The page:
Strangely, this has a clear antecedent in The Book of Skulls (1972) by Robert Silverberg, which definitely seems like the kind of thing Swanwick would have read. (The Book of Skulls is, especially compared with a lot of other science fiction, very much set in the world of early 1970s college students, and Swanwick is exactly the same age as the four main characters in the story.) Moreover, in Silverberg's story, the division of a group into four roles is fairly easy to remember, since (unlike in Vacuum Flowers) it plays a central part in the book's plot.
Here is the description of the hunting party, with the four the roles that Ned envisions for himself and the other three protagonists, as the components of their "receptacle":
A book I was reading not long ago drew a structural metaphor of society from an ethnographical film about some African bushmen out hunting a giraffe. They had wounded one of the big beasts with their poisoned arrows, but now they had to follow their prey across the bleak Kalahari, chasing him until he dropped. There were four of them, bound in tight alliance. The Headman, the leader of the hunting unit. The Shama, the craftsman and magician, who invoked supernatural aid when needed and otherwise served as the conduit between the divine charisma and the realities of the desert. The Hunter of Beautiful One, famous for his grace, speed, and physical strength, who bore the hardest burdens of the hunt. Lastly, the Clown, small and freaky, who mocked the mysteries of the Shaman, the beauty and strength of the Hunter, the self-importance of the Headman. These four constituted a single organism, each essential to the whole of the chase.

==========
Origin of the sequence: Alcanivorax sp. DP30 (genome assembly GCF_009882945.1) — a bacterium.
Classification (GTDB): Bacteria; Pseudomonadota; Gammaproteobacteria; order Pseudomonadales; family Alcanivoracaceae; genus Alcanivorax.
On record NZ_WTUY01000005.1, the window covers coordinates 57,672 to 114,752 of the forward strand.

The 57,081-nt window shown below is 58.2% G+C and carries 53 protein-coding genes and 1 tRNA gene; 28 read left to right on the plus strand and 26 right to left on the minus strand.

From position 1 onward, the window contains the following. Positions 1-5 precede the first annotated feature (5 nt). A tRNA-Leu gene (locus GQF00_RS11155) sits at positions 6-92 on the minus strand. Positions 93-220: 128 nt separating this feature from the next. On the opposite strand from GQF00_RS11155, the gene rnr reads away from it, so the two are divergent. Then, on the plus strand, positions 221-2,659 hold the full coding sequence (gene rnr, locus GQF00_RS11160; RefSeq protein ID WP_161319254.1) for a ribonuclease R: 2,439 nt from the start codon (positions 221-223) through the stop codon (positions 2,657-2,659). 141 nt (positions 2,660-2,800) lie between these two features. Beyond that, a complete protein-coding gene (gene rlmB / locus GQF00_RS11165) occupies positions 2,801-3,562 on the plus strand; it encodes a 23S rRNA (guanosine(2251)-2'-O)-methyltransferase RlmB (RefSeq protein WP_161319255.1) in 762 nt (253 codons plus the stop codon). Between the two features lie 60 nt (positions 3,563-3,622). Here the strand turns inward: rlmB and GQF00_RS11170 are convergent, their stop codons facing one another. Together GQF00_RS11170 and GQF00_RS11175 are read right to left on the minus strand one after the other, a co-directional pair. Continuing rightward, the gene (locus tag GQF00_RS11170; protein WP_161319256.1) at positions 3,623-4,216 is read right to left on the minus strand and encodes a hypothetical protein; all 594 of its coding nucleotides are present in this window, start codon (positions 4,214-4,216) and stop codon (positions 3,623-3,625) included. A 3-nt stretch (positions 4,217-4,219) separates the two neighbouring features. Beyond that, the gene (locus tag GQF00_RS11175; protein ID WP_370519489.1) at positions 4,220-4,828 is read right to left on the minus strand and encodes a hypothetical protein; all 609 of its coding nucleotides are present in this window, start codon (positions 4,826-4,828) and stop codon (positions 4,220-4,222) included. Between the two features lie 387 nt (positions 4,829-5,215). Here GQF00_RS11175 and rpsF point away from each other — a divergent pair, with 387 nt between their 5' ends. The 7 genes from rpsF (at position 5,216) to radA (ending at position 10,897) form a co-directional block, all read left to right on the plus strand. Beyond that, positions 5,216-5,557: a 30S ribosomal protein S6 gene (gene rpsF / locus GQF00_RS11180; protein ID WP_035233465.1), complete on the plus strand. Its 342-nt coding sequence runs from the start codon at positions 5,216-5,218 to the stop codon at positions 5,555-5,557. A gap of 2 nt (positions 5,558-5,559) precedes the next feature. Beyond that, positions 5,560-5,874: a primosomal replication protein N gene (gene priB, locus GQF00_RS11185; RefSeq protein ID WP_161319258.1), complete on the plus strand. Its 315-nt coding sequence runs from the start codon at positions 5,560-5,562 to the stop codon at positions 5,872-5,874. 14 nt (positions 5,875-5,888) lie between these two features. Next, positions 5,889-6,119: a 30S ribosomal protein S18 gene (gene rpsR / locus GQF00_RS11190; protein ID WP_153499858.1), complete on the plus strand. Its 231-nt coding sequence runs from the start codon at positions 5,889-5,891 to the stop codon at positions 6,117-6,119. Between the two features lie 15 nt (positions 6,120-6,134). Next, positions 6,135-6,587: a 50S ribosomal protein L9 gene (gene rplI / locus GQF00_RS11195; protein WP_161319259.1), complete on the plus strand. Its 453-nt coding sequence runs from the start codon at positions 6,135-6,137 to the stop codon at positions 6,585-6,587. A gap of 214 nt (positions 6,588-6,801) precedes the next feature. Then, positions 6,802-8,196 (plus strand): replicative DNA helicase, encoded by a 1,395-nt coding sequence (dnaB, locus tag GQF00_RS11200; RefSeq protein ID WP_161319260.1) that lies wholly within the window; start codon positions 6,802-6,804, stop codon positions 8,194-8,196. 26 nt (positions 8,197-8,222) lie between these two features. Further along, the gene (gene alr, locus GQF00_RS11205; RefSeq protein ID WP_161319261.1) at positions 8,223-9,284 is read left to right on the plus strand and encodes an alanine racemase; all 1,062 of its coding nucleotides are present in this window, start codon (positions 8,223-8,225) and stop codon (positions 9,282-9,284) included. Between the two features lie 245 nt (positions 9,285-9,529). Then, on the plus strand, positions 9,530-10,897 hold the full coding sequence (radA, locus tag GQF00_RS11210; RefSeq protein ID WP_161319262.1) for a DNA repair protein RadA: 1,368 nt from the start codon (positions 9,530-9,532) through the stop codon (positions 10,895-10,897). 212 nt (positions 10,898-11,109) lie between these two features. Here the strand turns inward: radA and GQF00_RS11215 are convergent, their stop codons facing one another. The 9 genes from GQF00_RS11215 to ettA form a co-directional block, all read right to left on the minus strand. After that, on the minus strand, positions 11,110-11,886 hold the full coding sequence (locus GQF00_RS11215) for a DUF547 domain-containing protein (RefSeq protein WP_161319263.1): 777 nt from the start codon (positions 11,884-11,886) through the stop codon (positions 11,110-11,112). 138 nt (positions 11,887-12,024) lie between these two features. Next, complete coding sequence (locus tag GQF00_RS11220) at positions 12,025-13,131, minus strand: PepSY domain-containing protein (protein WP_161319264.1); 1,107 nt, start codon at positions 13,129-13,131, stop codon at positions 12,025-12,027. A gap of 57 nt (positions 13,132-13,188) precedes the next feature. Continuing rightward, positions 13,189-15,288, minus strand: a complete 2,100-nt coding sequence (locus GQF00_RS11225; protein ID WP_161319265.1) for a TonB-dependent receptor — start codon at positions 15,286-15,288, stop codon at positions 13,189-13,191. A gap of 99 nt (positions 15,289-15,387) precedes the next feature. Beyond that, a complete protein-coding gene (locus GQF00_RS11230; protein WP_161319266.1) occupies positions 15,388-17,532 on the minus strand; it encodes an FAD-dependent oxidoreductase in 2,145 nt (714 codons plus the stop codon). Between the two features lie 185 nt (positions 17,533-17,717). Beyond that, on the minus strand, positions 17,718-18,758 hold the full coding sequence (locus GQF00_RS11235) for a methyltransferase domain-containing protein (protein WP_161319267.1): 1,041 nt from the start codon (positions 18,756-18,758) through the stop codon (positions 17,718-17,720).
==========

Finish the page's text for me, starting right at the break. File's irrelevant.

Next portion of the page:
As noted by Adamant in a comment, this might be a case of one author (Silverberg) inventing something and a later author (Swanwick) mistaking it for a real historical phenomenon. In any case, I think there is a pretty good chance that this is where Swanwick got the idea. However, if the characters in this four-member hunting party were not actually originated by Silverberg for The Book of Skulls, Ned's description quoted above may provide some useful clues as to where the concept had previously appeared.